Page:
Mt Haggin is a 10,607 foot peak overlooking the little city of Anaconda, Montana, on the west slope of the Great Divide. It was named for a principal in the Anaconda Copper Mining Company, James Ben Ali Haggin. Like most of the peaks in the area, you can bag it by scrambling--no technical climbing required.
-To approach from the town of Anaconda take Highway 1 into town to Evergreen st. turn right if coming from West and left if from East. Continue to end of road to Stumptown Rd.
-Park in church parking lot (46.08.09.39N, 18.104.22.168W) on west corner near Fifer Gulch. I did this in winter and this was the logical place to park because the access road is gated. There is a warning sign saying no camping at Hearst Lake. I along with many others have though with no trouble.
-From the church(5,430ft) hike 1.5 miles on road until jct. and tree line. Continue going straight on road.
-Continue on the old forested road 4.1 more miles to Hearst Lake.
-From the west side of the lake follow the faint trail .6 miles to the prominent NE gully(8720ft) that separates Hearst and Haggin Lakes. There is a wire cable that parallels the trail.
-Continue 1 mile on the rounded ridge to the summit.
-Return the way you came
14.4 miles roundtrip with 5,150ft. of elevation gain
-The other approach is made from a subdivision on the east side of the mountain near Mill Creek.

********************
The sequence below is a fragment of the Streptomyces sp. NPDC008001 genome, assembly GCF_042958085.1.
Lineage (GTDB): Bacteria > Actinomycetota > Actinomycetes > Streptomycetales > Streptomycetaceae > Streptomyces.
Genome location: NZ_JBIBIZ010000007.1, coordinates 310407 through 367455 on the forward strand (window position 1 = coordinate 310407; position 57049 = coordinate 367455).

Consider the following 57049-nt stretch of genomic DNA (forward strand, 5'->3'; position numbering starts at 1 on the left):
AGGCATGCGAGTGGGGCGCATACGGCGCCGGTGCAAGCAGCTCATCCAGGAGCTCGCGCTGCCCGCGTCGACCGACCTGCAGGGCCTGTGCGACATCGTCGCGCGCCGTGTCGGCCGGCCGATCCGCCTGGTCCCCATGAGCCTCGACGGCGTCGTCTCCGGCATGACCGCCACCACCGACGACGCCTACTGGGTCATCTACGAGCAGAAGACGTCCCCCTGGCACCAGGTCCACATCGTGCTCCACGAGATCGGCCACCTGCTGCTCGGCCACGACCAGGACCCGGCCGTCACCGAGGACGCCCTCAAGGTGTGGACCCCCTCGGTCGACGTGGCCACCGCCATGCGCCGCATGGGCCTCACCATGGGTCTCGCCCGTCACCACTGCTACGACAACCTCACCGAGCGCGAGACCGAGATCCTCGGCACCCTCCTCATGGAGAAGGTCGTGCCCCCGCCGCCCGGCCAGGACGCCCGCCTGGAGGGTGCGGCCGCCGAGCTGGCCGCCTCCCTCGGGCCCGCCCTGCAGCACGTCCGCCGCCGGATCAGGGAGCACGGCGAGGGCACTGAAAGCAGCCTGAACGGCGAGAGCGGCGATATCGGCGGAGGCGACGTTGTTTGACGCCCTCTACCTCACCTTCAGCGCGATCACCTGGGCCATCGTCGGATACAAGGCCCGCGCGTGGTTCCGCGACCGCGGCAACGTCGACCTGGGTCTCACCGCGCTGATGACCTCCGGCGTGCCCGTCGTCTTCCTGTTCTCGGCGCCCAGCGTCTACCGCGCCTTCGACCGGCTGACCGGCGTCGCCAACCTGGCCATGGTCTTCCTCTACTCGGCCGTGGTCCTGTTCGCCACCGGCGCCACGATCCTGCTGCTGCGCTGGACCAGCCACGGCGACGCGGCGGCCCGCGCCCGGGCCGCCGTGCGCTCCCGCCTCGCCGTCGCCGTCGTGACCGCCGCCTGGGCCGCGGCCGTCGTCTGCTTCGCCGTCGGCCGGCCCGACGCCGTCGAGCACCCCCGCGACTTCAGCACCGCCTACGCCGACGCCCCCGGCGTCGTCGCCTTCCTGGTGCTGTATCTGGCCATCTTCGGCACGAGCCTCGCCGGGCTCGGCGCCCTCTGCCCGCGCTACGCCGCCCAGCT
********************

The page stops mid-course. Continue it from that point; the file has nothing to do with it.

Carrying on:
-The road winds high up the ridge to tree line (four wheel drive is needed). Park and follow the trail along the ridge to the summit.
There is a sign stating you are not allowed to camp at Hearst Lakes. Stay on access road and trails because there is private land nearby.
Long day hike. So I recommend camping at Hearst Lake (there is a sign at the trailhead saying not to camp there) or at tree line near an old cabin(8,800) between Hearst lake and the pass towards Haggin Lake. This is probably the safer choice.
-Aspen and Lodgepole make up he lower treeline.
-The upper treeline is dominated by Alpine Larch (Larix lyalli), a graceful, slow-growing, long-lived conifer that loses its soft, feather needles in fall-winter.
-Sadly, the other dominant tree -- Whitebark Pine (Pinus albicaulis) -- are dying out, killed by a blister rust
Whitebarks are being considered for an Endangered Species Act listing. Their cones bear pine nuts and are an important food source for black and grizzly bears.
It's happened before. The subalpine area is dotted with the skeletons of other great trees killed by a human-introduced pathogen c. 1900. How much of our ecosystem can we afford to destroy?
-The hike in traverses a mile or so of parkland, with Blanketflowers (Gaillardia aristata)
-As you enter the lower treeline of aspen and lodgepole (where there it's higher with more moisture than the parks), there are Woods Rose (Rosa woodsii)
-Yellow Columbine (Aquilegia flavescens; some with a pink tinge)
-Along the woodland creeks, Mountain Bluebells (Mertensia ciliata)
-And in the scree, Mountain Gooseberry (Ribes montigenum)
-Alpine Lousewort (Pedicularis sudetica var scopulorum; ugly name, gorgeous flower)
-Cushion Phlox (Phlox pulvinata)
-Mountain Sorrel (Oxyria digyna)